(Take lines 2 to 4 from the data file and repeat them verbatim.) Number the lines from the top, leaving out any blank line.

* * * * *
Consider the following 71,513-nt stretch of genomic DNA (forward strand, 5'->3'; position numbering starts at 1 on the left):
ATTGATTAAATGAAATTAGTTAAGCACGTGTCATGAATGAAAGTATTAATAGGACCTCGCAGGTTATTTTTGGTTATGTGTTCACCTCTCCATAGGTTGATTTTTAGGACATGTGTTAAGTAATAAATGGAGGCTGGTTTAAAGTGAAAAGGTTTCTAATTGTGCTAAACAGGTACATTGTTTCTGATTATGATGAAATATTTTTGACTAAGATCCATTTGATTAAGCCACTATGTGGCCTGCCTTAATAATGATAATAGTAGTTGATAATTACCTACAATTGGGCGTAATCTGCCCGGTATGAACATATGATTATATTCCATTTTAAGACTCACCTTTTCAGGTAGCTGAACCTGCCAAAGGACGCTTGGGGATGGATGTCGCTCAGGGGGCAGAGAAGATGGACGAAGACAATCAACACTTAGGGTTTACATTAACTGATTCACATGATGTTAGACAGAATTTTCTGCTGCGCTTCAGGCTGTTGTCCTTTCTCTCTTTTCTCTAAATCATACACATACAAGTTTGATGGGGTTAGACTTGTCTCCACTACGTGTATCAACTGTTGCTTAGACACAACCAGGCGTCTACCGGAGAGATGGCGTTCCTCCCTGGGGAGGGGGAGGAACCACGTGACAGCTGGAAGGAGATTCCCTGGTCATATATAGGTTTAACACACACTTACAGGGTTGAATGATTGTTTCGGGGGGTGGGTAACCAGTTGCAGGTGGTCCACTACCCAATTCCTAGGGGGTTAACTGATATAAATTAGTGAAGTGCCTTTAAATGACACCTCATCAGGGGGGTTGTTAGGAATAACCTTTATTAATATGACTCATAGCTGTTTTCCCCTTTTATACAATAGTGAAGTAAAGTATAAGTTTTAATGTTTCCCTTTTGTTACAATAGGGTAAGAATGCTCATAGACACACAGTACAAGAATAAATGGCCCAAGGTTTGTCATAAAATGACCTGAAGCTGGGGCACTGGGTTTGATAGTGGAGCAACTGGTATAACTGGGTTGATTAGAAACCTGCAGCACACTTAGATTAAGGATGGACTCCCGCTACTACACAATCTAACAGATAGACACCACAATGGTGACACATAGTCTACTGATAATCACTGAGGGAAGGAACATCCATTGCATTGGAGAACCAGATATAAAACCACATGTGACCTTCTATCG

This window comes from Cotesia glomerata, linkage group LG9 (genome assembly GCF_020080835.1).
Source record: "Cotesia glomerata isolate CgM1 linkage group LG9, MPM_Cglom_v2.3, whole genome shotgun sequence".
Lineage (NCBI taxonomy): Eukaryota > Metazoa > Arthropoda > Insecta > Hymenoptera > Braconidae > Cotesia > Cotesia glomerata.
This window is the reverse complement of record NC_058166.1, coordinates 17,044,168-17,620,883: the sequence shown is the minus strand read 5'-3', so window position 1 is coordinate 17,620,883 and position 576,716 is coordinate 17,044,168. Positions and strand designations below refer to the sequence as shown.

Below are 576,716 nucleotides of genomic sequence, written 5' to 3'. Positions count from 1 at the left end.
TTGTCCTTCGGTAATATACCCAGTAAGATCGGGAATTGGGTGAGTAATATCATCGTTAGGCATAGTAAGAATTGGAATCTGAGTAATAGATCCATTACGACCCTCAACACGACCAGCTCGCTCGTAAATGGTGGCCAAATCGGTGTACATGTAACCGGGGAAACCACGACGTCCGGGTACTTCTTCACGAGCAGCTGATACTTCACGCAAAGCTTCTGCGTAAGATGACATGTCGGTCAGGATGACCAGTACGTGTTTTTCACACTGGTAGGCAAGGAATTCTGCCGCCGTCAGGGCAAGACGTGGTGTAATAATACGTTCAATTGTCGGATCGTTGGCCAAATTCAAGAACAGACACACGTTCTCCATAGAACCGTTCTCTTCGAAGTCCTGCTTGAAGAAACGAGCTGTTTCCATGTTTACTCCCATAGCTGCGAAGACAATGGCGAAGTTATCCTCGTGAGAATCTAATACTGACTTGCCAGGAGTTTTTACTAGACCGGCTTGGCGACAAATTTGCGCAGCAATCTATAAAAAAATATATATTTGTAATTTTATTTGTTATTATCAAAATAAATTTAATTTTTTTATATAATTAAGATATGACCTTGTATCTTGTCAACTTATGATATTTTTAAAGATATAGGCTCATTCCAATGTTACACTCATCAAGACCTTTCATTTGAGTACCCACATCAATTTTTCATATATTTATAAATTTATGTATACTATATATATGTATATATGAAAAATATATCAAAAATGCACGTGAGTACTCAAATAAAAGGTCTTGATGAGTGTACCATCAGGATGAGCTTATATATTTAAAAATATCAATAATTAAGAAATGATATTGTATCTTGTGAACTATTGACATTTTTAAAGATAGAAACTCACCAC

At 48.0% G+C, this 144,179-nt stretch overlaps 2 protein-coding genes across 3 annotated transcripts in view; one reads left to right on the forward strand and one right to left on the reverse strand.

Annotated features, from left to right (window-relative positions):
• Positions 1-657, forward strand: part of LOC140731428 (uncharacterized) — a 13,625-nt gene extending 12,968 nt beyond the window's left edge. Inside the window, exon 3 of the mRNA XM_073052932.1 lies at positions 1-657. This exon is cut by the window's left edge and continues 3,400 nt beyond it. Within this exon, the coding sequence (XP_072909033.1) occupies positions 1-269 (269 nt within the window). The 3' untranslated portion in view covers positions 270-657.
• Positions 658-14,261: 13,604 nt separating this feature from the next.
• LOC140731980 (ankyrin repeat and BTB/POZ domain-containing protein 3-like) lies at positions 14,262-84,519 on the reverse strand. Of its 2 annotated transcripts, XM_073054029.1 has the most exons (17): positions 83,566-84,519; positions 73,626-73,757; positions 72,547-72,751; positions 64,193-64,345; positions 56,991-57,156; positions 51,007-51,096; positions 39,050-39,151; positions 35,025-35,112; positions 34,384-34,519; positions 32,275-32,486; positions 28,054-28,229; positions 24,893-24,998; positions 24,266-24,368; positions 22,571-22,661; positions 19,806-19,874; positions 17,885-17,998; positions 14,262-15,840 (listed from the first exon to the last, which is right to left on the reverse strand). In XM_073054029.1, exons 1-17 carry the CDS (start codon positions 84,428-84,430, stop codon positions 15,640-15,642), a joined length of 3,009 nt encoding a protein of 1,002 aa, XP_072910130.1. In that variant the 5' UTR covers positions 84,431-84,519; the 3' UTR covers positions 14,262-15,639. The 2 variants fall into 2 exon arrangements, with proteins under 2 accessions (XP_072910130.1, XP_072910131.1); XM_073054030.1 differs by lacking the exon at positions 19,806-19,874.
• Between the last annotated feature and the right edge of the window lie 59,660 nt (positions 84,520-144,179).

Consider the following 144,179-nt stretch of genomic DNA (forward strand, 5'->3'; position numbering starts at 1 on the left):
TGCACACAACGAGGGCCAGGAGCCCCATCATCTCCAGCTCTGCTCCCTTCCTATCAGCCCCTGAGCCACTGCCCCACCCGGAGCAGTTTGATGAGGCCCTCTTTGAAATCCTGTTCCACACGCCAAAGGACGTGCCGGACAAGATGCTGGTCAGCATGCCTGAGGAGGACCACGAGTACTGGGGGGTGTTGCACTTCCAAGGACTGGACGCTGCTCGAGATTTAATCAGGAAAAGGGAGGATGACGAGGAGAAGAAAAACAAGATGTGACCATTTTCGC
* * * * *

ATTGATTAAATGAAATTAGTTAAGCACGTGTCATGAATGAAAGTATTAATAGGACCTCGCAGGTTATTTTTGGTTATGTGTTCACCTCTCCATAGGTTGATTTTTAGGACATGTGTTAAGTAATAAATGGAGGCTGGTTTAAAGTGAAAAGGTTTCTAATTGTGCTAAACAGGTACATTGTTTCTGATTATGATGAAATATTTTTGACTAAGATCCATTTGATTAAGCCACTATGTGGCCTGCCTTAATAATGATAATAGTAGTTGATAATTACCTACAATTGGGCGTAATCTGCCCGGTATGAACATATGATTATATTCCATTTTAAGACTCACCTTTTCAGGTAGCTGAACCTGCCAAAGGACGCTTGGGGATGGATGTCGCTCAGGGGGCAGAGAAGATGGACGAAGACAATCAACACTTAGGGTTTACATTAACTGATTCACATGATGTTAGACAGAATTTTCTGCTGCGCTTCAGGCTGTTGTCCTTTCTCTCTTTTCTCTAAATCATACACATACAAGTTTGATGGGGTTAGACTTGTCTCCACTACGTGTATCAACTGTTGCTTAGACACAACCAGGCGTCTACCGGAGAGATGGCGTTCCTCCCTGGGGAGGGGGAGGAACCACGTGACAGCTGGAAGGAGATTCCCTGGTCATATATAGGTTTAACACACACTTACAGGGTTGAATGATTGTTTCGGGGGGTGGGTAACCAGTTGCAGGTGGTCCACTACCCAATTCCTAGGGGGTTAACTGATATAAATTAGTGAAGTGCCTTTAAATGACACCTCATCAGGGGGGTTGTTAGGAATAACCTTTATTAATATGACTCATAGCTGTTTTCCCCTTTTATACAATAGTGAAGTAAAGTATAAGTTTTAATGTTTCCCTTTTGTTACAATAGGGTAAGAATGCTCATAGACACACAGTACAAGAATAAATGGCCCAAGGTTTGTCATAAAATGACCTGAAGCTGGGGCACTGGGTTTGATAGTGGAGCAACTGGTATAACTGGGTTGATTAGAAACCTGCAGCACACTTAGATTAAGGATGGACTCCCGCTACTACACAATCTAACAGATAGACACCACAATGGTGACACATAGTCTACTGATAATCACTGAGGGAAGGAACATCCATTGCATTGGAGAACCAGATATAAAACCACATGTGACCTTCTATCG

This window comes from Cotesia glomerata, linkage group LG9 (genome assembly GCF_020080835.1).
Source record: "Cotesia glomerata isolate CgM1 linkage group LG9, MPM_Cglom_v2.3, whole genome shotgun sequence".